Big Changes for Sony

Sony Electronics will soon institute some big changes in an effort to become more efficient.

Early in October, the company announced that it would move most of its consumer electronics marketing operations from Park Ridge, NJ to offices in San Diego and San Jose, CA. The move should begin in April of 2004, and will come in the wake of last summer's consolidation of Sony's consumer divisions under new president and chief operating officer Hideki "Dick" Komiyama. Park Ridge employees, now numbering about 1600, will be reduced to about 1000. The goal of the reorganization is to "bring Sony's consumer businesses together in one place," said spokesman Rick Clancy.

Sony Corporation last year announced cutbacks in its workforce. On October 5, the company announced plans to do likewise with its massive parts inventory, currently 840,000 individual parts. By the end of 2005, Sony hopes to have reduced that number to approximately 100,000, with a core base of 20,000 items defined as "Sony standard parts." The parts inventory reduction is expected to cut the number of parts suppliers to about 1000 from the present 4700. In September, Toshiba Corporation announced a similar but less aggressive plan aimed at reducing the number of parts by 20%.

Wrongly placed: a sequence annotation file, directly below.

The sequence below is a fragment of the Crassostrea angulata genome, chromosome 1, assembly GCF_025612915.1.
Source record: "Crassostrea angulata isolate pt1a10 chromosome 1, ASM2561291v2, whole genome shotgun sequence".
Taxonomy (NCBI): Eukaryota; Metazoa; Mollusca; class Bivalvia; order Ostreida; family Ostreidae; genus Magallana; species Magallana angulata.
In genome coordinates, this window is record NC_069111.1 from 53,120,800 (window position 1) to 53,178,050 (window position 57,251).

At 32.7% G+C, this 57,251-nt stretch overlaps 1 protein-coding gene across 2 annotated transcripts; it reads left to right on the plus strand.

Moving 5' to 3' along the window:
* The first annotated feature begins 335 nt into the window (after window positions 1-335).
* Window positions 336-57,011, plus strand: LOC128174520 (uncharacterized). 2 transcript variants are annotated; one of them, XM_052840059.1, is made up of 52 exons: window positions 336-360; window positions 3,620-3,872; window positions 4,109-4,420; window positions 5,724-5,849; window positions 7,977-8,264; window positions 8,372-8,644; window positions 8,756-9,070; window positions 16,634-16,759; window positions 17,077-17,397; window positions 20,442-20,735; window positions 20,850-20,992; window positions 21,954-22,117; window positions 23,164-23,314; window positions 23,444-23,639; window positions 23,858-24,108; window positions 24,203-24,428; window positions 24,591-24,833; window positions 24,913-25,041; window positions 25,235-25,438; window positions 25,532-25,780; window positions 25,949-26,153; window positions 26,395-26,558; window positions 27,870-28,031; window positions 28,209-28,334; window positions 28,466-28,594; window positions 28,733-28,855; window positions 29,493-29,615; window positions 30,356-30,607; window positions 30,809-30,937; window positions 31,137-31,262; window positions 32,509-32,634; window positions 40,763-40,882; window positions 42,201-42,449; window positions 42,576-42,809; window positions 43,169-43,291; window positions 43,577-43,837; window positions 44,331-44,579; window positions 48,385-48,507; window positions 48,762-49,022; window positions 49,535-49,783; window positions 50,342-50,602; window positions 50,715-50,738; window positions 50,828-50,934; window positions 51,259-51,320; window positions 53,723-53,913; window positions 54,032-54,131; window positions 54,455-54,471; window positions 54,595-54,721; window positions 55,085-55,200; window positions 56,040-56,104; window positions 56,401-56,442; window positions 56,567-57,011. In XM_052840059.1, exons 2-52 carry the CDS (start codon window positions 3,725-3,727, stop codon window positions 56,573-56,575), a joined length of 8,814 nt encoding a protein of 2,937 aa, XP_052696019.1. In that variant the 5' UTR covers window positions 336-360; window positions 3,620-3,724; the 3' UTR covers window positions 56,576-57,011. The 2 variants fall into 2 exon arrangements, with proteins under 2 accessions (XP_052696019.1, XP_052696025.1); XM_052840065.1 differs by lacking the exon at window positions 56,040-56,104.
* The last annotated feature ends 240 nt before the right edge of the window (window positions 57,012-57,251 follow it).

For the first fiscal quarter ended June 30, Sony Corporation's net profit dropped a staggering 98% to ¥1.1 billion ($9.9 million), with sales down 6.9% to ¥1.6 trillion. ($14. billion). Streamlining its operations, including potential further cutbacks in personnel, could help the company regain profitability. So could a new generation of intelligent products, such as the PSX entertainment system, built on a Playstation platform but incorporating Digital Video Recorder (DVR), DVD recorder/player, and satellite TV tuner, in addition to video game capabilities. Two versions of the PSX should appear later this year, one with a 160GB hard drive at $727 and one with a 250GB hard drive at $910. The PSX will lead Sony's drive into the market for "smart" interactive devices, emulating many of the functions now found on personal computers.

Despite what is probably a brief glitch in Sony's long-term profitability, the company is the most widely recognized brandname in both the UK and the US, according to Harris polls conducted earlier this year. On October 7, the Wall Street Journal reported that in a survey of 4000 consumers over the age of 15 in the UK, Sony was rated the "best brand." A similar poll of Americans published June 23 yielded an identical result. The responses were spontaneous, rather than being selected from a list of brandnames, Harris pollsters noted. The second most-recognized brand in the UK was Heinz food products; in the US it was Kraft. Coca-Cola was the seventh most-recognized brand in both countries.

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